My belief is that a Programmer should have no right in using up the resources of someone else's computer. Basically a programmer would program what the need to program, but later on verify if they can enhance performance as to not eat up the resources of someone else. I guess personality wise it would be to restrain oneself from imposing their program on a user. I came up with this philosophy from the fact that older computers are unable to run certain programs very well simply because it demands too many resources for a menial if not simple task.
    I would like to know if you would place my thoughts into the same category of ignorance, or if this somehow fits somewhere else in you interpretation of Programming Philosophy?

    By Blogger Mallow, At May 20, 2010 at 6:25 PM  

  • Mallow,
    I think I agree with everything you said, but I think you miss-understand my intention in the passage about performance in my post. I probably wasn't being clear. I don't mean to say performance isn't important. Performance can be a part of user experience which is the center of everything we do in software development (or should be). But performance at the UX level is something that comes from high level design and from testing. For example, in a typical enterprise application, a good performance decision might be to wrap several server calls in a single message to save on connection chatter, or to make server calls in a background thread and show the data on the screen as it loads allowing the user to use the application before all the data has returned. These things are more architectural decisions than coding philosophy (am I splitting hairs?).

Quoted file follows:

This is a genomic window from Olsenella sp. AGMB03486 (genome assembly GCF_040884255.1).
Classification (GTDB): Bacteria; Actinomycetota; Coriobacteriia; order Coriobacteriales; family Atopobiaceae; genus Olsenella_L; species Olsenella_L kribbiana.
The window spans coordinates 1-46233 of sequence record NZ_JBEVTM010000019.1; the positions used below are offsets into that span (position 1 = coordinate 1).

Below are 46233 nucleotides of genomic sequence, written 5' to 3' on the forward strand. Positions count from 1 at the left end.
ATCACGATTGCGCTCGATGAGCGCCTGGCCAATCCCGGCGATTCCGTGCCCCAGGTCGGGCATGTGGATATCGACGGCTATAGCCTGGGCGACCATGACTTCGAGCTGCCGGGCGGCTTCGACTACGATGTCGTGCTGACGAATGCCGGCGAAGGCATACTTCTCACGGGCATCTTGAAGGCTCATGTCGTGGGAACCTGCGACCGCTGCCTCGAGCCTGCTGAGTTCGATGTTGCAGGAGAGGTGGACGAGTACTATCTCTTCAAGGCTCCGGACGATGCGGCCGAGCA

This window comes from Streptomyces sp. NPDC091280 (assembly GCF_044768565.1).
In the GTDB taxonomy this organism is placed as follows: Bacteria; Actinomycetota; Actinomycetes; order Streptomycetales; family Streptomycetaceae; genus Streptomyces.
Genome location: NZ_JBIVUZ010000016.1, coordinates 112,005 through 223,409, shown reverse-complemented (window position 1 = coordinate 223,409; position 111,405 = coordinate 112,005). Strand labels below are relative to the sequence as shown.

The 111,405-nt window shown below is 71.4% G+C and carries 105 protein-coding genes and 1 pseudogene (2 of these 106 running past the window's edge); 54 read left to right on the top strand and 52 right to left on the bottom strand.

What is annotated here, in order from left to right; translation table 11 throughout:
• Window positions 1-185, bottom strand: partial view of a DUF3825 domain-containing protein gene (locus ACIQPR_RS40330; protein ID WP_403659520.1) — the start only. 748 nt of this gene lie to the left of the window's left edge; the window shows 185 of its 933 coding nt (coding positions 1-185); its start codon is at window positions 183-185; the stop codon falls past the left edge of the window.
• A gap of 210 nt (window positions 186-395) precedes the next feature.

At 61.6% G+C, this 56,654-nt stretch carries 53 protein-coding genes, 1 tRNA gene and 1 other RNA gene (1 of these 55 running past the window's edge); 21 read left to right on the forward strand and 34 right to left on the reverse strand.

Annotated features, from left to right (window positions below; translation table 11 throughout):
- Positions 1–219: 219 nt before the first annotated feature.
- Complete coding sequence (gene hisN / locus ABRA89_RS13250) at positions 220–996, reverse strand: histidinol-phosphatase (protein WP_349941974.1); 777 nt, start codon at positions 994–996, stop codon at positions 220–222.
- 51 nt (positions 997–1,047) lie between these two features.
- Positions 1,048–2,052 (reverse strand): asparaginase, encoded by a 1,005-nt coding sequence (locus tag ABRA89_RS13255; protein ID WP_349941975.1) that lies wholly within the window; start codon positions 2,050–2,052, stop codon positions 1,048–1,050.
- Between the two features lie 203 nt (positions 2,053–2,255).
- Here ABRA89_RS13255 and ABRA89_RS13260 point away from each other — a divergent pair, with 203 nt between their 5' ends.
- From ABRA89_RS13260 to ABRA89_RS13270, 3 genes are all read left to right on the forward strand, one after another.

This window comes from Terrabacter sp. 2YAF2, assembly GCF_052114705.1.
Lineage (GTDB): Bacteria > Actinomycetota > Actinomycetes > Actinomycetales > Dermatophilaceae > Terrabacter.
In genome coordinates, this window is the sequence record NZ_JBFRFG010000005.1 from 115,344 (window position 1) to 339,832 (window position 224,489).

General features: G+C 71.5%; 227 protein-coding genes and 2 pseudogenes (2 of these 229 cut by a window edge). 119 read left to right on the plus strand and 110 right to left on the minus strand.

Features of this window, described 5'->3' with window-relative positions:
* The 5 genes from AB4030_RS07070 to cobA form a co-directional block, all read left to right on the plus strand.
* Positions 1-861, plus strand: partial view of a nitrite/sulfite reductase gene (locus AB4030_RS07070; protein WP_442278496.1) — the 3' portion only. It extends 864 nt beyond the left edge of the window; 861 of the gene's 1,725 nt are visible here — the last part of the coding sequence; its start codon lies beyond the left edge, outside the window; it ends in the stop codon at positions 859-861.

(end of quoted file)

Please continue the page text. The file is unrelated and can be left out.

The behavior I was referring to as ignorant is sacrificing maintainability, reusability or flexibility in low level code as a default behavior. There are people who will use static methods for performance, convert String literal concatenation in Java into StringBuffers appends, or write 10 lines of extra code to keep from allocating a List every few seconds. These are real world examples. In our world of virtual machines and runtime optimization, many of these 'performance enhancements' end up being slower in the next VM update. But worse, they put the focus in the wrong place. Every one of the clever optimizations above wastes time for the next developer who needs to make changes to that code. Time that could have been spent making real changes to the code that the user might appreciate (including well considered performance improvements).

    Of course there is a place for putting performance first. I come from an enterprise background, so I seldom have to deal with them. Off the top of my head, exceptions might include games, OS drivers, or embedded environments.

    By Blogger Bryan, At May 20, 2010 at 8:01 PM